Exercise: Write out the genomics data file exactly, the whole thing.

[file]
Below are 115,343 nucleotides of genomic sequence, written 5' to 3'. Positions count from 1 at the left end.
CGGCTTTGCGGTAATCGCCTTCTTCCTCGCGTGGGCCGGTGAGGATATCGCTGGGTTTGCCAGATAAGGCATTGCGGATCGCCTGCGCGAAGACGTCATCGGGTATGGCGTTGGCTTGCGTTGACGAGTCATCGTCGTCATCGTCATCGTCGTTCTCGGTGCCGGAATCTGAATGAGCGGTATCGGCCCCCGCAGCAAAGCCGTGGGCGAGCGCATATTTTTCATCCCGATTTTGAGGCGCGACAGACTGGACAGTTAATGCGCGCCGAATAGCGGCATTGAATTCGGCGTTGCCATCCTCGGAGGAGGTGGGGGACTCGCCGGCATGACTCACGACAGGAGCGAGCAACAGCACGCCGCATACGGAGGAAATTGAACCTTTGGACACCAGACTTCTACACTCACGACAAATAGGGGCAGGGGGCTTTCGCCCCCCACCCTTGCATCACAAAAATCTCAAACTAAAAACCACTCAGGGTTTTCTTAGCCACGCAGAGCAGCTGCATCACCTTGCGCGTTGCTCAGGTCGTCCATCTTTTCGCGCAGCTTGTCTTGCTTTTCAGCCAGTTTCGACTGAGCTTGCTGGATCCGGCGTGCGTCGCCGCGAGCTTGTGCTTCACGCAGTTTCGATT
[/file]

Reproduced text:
Below are 115,343 nucleotides of genomic sequence, written 5' to 3'. Positions count from 1 at the left end.
CGGCTTTGCGGTAATCGCCTTCTTCCTCGCGTGGGCCGGTGAGGATATCGCTGGGTTTGCCAGATAAGGCATTGCGGATCGCCTGCGCGAAGACGTCATCGGGTATGGCGTTGGCTTGCGTTGACGAGTCATCGTCGTCATCGTCATCGTCGTTCTCGGTGCCGGAATCTGAATGAGCGGTATCGGCCCCCGCAGCAAAGCCGTGGGCGAGCGCATATTTTTCATCCCGATTTTGAGGCGCGACAGACTGGACAGTTAATGCGCGCCGAATAGCGGCATTGAATTCGGCGTTGCCATCCTCGGAGGAGGTGGGGGACTCGCCGGCATGACTCACGACAGGAGCGAGCAACAGCACGCCGCATACGGAGGAAATTGAACCTTTGGACACCAGACTTCTACACTCACGACAAATAGGGGCAGGGGGCTTTCGCCCCCCACCCTTGCATCACAAAAATCTCAAACTAAAAACCACTCAGGGTTTTCTTAGCCACGCAGAGCAGCTGCATCACCTTGCGCGTTGCTCAGGTCGTCCATCTTTTCGCGCAGCTTGTCTTGCTTTTCAGCCAGTTTCGACTGAGCTTGCTGGATCCGGCGTGCGTCGCCGCGAGCTTGTGCTTCACGCAGTTTCGATT